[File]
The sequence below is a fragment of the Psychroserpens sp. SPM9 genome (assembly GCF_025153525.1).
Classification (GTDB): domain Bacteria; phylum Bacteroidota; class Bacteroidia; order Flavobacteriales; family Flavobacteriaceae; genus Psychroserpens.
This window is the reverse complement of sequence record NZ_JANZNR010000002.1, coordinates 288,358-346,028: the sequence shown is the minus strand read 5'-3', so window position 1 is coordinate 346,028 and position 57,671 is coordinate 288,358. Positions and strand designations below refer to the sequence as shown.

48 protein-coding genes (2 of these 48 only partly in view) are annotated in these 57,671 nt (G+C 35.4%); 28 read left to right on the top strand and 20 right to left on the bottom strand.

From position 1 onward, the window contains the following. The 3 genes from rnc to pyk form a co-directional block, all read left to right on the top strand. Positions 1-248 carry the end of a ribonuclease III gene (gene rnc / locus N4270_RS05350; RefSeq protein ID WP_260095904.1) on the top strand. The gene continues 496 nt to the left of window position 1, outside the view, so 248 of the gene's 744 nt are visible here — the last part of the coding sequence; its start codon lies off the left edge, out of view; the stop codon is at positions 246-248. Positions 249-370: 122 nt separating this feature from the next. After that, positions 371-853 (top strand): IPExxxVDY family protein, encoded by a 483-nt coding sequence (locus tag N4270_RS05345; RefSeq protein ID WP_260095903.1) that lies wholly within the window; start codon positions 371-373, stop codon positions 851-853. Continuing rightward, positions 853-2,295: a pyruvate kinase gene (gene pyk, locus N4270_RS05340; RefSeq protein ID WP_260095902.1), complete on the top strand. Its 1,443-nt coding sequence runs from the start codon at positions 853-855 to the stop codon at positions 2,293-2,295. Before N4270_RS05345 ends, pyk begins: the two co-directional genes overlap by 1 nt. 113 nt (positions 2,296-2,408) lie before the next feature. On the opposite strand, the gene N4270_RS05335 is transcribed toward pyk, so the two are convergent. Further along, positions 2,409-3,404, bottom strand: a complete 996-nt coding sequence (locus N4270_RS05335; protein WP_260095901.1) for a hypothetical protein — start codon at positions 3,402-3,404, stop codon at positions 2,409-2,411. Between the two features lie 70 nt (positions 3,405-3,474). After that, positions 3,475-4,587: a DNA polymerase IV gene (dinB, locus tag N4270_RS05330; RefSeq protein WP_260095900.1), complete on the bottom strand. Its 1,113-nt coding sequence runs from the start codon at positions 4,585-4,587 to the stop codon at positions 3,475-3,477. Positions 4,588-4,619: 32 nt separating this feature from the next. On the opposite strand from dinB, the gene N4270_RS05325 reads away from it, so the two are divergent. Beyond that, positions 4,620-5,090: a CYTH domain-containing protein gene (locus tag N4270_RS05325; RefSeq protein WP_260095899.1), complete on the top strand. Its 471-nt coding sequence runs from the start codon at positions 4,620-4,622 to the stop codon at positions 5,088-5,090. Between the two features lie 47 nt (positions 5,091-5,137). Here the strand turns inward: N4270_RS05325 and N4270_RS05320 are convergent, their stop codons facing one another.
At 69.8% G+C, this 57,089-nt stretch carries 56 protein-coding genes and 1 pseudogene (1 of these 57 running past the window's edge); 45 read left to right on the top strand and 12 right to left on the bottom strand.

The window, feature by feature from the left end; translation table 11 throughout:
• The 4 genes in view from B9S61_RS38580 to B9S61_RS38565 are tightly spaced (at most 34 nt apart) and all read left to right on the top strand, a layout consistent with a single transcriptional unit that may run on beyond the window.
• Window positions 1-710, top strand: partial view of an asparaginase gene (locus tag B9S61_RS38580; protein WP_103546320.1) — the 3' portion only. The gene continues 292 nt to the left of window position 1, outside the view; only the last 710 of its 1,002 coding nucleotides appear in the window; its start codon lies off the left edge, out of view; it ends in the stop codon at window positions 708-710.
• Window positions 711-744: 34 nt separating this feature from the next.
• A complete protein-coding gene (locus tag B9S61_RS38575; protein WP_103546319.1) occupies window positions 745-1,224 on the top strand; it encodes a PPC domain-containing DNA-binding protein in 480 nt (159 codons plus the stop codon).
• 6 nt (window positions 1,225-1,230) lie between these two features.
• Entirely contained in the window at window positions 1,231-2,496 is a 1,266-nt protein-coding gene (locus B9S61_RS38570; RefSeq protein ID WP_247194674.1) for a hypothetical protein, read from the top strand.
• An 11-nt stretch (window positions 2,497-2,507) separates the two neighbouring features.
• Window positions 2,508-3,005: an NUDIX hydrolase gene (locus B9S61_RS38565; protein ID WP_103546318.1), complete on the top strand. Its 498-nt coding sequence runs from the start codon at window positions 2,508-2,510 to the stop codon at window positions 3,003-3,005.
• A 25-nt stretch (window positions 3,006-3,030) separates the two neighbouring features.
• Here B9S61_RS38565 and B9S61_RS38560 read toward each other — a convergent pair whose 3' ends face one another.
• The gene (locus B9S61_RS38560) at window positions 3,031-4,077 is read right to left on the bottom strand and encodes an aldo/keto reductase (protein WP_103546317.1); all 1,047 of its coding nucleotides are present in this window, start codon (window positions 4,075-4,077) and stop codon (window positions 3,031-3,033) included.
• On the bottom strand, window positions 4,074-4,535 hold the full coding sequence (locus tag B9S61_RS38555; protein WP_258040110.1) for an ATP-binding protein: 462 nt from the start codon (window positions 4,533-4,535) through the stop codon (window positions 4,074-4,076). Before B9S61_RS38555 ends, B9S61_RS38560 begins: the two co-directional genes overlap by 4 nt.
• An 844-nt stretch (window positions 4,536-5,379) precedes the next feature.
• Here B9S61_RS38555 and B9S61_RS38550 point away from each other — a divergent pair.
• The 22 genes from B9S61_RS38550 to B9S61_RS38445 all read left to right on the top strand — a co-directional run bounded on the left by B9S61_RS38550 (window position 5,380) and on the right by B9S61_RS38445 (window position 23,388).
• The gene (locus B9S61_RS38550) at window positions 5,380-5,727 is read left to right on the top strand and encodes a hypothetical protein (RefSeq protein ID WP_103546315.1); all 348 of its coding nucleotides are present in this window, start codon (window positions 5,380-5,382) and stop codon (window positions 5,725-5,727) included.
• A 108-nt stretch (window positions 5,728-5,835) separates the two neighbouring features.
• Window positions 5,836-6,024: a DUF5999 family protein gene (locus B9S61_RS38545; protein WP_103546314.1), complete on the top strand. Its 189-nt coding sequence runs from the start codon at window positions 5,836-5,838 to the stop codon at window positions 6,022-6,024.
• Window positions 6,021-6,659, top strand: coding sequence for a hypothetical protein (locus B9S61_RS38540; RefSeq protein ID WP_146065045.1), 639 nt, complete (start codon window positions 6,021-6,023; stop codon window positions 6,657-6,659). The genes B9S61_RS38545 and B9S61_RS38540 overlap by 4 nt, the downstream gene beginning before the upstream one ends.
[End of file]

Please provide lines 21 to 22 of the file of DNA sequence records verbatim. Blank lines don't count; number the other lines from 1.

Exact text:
• Here B9S61_RS38555 and B9S61_RS38550 point away from each other — a divergent pair.
• The 22 genes from B9S61_RS38550 to B9S61_RS38445 all read left to right on the top strand — a co-directional run bounded on the left by B9S61_RS38550 (window position 5,380) and on the right by B9S61_RS38445 (window position 23,388).